Summary: Qiu and colleagues describe how a structural component of lipid droplets is markedly induced in pseudohypoxic renal tumors, where it maintains endoplasmic reticulum (ER) homeostasis. This adaptation is indispensable in tumor cells—where growth demands and a fluctuating blood supply place unnatural stresses on ER function—and is therefore an attractive therapeutic target. Cancer Discov; 5(6); 584–5. ©2015 AACR.
See related article by Qiu and colleagues, p. 652.
With their lethal cocktail of high metabolic demands and poor vascularization, solid tumors are regularly assailed by hypoxia and endoplasmic reticulum (ER) stress. These insults compound each other—because protein folding consumes oxygen and energy, a hypoxic cell is particularly susceptible to ER stress. Healthy cells have evolved dedicated response pathways for each insult; these favor adaptation where possible, but lead to cell death when inappropriately activated. The unfolded protein response (UPR) alleviates ER stress by inhibiting translation, expediting protein processing, ER-associated degradation, and autophagy. The hypoxic response aims to match oxygen supply to demand and is primarily mediated by transcription factors known as hypoxia-inducible factors (HIF; the most important isoforms being HIF1α and HIF2α). When oxygen is low, HIF availability increases dramatically because it is no longer targeted for degradation by a complex that includes the von Hippel–Lindau protein (VHL).
Clear-cell renal cell carcinomas (ccRCC) can arise from loss-of-function mutations of VHL—these tumors overexpress HIF, i.e., they are pseudohypoxic. The term “clear cell” alludes to the abundance of cytosolic lipid droplets in these tumors. Lipid accumulation is unsurprising, given that HIF suppresses lipolysis and β-oxidation of fatty acids while conserving energy stores in preparation for reoxygenation. However, lipid droplets have another less-recognized function—they can alleviate ER stress by sequestering toxic lipids in neutral forms and providing an ER-associated route to retrotranslocate soluble misfolded proteins (1). The current work by Qiu and colleagues (2) describes the novel convergence of HIF and ER stress response signals on lipid droplets in ccRCC.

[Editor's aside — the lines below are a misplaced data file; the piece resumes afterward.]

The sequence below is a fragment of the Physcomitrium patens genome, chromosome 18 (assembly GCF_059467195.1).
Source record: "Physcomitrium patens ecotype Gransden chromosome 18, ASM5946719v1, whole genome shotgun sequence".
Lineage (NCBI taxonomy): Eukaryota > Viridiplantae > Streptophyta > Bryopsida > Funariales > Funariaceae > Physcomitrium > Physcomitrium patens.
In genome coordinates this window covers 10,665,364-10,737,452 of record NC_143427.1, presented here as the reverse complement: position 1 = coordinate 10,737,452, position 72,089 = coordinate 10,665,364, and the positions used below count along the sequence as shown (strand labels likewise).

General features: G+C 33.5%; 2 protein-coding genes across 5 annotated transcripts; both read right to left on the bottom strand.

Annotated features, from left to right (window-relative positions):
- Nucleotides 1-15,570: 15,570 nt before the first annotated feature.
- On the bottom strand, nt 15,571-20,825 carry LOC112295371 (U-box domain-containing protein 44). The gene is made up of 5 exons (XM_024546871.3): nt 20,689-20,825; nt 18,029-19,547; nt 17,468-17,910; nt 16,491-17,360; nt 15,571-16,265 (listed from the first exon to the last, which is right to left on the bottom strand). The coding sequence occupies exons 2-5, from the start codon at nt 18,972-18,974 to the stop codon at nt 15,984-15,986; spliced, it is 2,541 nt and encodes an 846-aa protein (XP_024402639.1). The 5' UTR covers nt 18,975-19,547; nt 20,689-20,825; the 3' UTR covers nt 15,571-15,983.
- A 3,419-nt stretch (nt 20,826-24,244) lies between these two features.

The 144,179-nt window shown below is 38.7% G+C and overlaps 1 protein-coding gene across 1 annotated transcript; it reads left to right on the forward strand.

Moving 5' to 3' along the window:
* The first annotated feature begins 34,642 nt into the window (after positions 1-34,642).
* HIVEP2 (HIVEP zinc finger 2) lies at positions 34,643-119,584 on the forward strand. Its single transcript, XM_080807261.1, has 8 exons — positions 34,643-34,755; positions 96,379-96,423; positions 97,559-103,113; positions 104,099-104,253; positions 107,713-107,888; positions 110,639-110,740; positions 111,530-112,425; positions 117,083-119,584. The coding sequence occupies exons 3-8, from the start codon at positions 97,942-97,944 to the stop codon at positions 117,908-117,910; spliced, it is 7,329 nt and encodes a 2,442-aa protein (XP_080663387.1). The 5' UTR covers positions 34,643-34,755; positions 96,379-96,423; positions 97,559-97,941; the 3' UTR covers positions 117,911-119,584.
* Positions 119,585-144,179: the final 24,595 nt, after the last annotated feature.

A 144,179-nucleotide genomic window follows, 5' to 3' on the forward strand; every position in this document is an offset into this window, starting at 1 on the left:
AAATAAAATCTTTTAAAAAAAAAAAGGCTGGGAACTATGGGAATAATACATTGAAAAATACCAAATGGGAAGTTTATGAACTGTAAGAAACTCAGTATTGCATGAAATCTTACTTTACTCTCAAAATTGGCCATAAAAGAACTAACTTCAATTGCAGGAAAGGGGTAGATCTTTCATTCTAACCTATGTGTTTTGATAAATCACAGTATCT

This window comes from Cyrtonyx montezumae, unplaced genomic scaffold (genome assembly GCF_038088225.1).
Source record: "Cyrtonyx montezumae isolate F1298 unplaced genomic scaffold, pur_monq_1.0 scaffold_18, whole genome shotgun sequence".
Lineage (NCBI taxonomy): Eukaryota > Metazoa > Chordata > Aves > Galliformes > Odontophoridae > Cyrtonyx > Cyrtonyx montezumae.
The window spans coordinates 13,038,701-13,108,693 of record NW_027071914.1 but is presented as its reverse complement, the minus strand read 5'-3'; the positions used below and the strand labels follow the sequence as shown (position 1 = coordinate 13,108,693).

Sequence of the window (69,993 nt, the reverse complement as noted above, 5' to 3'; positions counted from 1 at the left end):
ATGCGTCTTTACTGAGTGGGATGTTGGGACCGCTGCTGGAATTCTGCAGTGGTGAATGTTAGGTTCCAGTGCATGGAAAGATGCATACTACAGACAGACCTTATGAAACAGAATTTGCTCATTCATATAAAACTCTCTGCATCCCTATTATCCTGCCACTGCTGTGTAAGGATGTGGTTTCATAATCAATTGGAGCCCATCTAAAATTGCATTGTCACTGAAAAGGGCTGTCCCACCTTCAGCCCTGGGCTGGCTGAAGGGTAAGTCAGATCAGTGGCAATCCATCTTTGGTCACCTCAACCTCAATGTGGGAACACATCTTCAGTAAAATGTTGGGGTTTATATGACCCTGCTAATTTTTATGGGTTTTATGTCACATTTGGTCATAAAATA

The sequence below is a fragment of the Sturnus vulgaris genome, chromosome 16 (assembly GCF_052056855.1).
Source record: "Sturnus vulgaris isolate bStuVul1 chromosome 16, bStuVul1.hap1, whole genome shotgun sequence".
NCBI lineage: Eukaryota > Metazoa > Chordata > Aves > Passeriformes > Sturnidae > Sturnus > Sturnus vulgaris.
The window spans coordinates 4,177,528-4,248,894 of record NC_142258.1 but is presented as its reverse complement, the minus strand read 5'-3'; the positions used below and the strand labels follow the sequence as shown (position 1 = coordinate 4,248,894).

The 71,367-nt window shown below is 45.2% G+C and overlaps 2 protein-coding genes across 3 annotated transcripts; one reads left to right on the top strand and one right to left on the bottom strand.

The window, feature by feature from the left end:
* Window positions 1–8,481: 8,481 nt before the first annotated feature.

PLIN2 is a lipid droplet–associated structural protein with well-described metabolic functions. In the current study, Qiu and colleagues first noted from ccRCC tissue samples that PLIN2 expression increases specifically with HIF2α expression. They went on to show that this relationship was causal, because PLIN2 levels declined as a result of HIF2α knockdown in the 786-O and RCC4 cell lines. Furthermore, this relationship was pathologically significant. HIF2α knockdown in 786-O cells slowed xenograft growth and depleted lipid stores, but both neutral lipid staining and tumorigenicity were restored by PLIN2 overexpression. PLIN2 loss sensitizes ccRCC cultures to oleic acid treatment and pharmacologic agents that induce proteotoxicity. Conversely, inhibition of the UPR, mTORC1, and protein synthesis rescued PLIN2-depleted ccRCCs, leading to the conclusion that ER stress drives the cytotoxicity of PLIN2 loss.
PLIN2 is a recognized HIF target that defends NADPH levels and detoxifies reactive oxygen species in cultured glioblastoma and breast cancer cells during hypoxia and reoxygenation (3). Nevertheless, the work of Qiu and colleagues explores for the first time PLIN2 deficiency and overexpression in the context of ER homeostasis and in vivo in renal tumorigenesis. This work adds significantly to the existing literature on interactions between the UPR and HIF pathways. HIF is known to suppress mTOR activity, an important regulator of translation, while increasing expression of ER oxidoreductases. On the other hand, the UPR suppresses translation globally, while favoring a selective translation program that includes proteins for redox homeostasis and substrate availability, improving survival under hypoxia. UPR pathways also appear to phosphorylate HIF, potentiating its activity (4). Many molecular interactions are clearly involved, but further studies such as the present work are needed to weigh the macroscopic result of these interactions on tumorigenesis.